Hunkered down just off the verge I feel like part of the fen, a large sod of thick peaty soil, newly turned by the plough to be weathered by a wind that races in off the North Sea. It’s at times like this that the words of Noel Coward spring to mind; ‘very flat, Norfolk’ and little to stop a wind that has its chilly origins many hundreds of miles to the northeast. I am pressed down low to escape the worst of the wind, to keep myself warm and, more importantly, to keep my telescope steady as I scan the distant flock of Whooper Swans feeding in the next field over.
Even though I feel exposed and uncomfortable under these grand skyscapes, I try to come here each winter to seek out the swans that feed on the fields around Welney. For the swans too, this is something of an annual pilgrimage; an autumn migration that draws them here from breeding grounds spread across Iceland. It is the combination of secure roosting sites and nearby feeding opportunities that attracts the swans and as many as 3,500 may be present during the middle of winter.
Many of the birds arrive in small family parties, the youngsters readily distinguishable from their parents. Some of the birds carry rings, invariably fitted on the breeding grounds, with a few individuals additionally marked with special ‘darvic’ rings that can be read at a distance by telescope. Such rings enable researchers (and interested birdwatchers) to collect information on the whereabouts of individual birds without the need to recapture them. Over time, subsequent resightings of an individual can help to build up a detailed picture of its wintering grounds, together with arrival/departure dates for the movements between breeding and non-breeding sites. Records can be submitted to the Wildfowl and Wetlands Trust who will then send back a spreadsheet detailing the history of the bird(s) you have seen. Among those that I recorded during last winter was an individual first ringed in August 2004 at Bardardalur in Iceland. This particular individual has wintered at or near Welney each winter since. The reports for certain other individuals show a degree of exchange with other sites, including the Wildfowl and Wetlands Trust reserve at Martin Mere in Lancashire and the River Tweed catchment in the borders.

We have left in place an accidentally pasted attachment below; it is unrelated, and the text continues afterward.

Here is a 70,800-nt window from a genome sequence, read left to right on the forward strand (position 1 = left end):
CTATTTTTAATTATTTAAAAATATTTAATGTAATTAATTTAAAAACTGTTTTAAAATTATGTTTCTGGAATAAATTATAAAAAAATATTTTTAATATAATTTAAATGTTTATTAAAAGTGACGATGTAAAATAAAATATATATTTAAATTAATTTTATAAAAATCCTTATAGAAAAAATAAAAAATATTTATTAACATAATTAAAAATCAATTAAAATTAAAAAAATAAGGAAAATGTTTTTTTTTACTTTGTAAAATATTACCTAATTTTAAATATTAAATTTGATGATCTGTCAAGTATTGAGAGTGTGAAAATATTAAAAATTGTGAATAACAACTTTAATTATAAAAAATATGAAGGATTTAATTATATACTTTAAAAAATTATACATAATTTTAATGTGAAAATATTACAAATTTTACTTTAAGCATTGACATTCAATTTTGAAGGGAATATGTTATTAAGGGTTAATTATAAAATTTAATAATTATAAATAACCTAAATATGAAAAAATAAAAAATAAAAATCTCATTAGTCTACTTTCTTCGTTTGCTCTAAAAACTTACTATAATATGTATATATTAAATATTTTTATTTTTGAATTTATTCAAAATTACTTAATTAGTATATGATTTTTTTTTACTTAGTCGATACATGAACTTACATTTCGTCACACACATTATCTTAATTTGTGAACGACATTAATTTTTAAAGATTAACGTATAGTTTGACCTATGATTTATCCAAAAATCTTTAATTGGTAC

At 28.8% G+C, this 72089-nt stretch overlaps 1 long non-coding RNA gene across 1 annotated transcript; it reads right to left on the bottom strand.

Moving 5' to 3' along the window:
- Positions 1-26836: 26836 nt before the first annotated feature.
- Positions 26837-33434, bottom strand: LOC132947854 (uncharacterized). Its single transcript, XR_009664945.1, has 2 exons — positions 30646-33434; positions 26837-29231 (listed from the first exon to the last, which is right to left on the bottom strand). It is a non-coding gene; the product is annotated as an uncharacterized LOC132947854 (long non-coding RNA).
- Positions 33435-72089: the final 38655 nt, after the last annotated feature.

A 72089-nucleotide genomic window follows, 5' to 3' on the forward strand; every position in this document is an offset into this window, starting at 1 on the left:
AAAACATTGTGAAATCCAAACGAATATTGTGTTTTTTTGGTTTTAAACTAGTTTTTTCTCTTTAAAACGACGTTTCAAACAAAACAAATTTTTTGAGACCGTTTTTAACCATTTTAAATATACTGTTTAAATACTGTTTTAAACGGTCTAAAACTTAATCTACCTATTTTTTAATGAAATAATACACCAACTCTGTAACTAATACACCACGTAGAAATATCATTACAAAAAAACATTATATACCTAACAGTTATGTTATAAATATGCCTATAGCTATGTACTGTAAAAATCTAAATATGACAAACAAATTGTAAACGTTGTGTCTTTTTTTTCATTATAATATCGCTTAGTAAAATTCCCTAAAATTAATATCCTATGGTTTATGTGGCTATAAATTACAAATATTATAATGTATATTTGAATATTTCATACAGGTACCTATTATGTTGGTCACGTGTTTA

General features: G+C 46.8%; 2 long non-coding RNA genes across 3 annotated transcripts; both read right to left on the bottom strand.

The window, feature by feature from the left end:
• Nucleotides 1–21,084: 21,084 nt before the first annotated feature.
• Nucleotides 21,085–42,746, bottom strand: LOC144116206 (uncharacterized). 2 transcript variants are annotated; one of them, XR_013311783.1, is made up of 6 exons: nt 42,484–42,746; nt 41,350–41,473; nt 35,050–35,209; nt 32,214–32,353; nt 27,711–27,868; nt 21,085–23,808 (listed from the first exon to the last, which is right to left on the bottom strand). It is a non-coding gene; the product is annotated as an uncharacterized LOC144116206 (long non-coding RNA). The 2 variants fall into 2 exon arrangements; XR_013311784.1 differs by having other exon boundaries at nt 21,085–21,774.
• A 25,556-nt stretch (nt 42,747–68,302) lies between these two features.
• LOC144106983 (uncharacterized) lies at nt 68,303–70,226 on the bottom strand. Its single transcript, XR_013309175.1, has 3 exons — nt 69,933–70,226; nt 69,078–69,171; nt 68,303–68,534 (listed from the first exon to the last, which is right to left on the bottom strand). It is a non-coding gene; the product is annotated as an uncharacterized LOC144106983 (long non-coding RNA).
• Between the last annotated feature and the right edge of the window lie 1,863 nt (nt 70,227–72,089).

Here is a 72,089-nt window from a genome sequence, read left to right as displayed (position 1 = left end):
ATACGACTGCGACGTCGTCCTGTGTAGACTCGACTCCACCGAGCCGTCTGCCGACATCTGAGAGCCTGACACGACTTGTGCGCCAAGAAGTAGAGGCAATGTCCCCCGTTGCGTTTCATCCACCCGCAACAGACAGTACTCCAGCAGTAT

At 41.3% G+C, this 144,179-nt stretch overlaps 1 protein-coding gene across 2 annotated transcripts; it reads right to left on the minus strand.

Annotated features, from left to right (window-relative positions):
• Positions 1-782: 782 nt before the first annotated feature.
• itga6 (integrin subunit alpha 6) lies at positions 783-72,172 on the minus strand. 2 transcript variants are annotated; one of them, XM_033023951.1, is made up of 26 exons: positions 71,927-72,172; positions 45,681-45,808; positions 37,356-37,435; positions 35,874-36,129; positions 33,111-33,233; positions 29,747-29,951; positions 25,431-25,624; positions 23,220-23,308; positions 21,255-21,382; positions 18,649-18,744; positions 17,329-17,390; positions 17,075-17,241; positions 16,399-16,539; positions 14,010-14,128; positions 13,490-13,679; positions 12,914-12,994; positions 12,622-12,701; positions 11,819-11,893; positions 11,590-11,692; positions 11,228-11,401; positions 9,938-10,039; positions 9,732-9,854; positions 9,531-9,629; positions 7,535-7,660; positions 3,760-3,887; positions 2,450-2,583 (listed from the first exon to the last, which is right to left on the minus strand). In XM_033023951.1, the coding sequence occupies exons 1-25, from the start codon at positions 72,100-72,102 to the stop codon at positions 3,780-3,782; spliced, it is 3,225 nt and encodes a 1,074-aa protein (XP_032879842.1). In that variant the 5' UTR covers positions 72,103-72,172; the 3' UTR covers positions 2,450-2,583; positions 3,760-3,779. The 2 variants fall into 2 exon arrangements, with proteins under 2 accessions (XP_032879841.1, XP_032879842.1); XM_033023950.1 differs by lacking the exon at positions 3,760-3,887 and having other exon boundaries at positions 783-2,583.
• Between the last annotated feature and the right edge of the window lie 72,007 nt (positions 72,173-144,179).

As well as the challenge of reading the rings as the swans feed, there is the delight of noting down a ring number and knowing that it will add to our understanding of these heavyweight waterfowl. There is also the sense of expectation that you might just catch up with an old friend, a swan you have seen in a previous winter.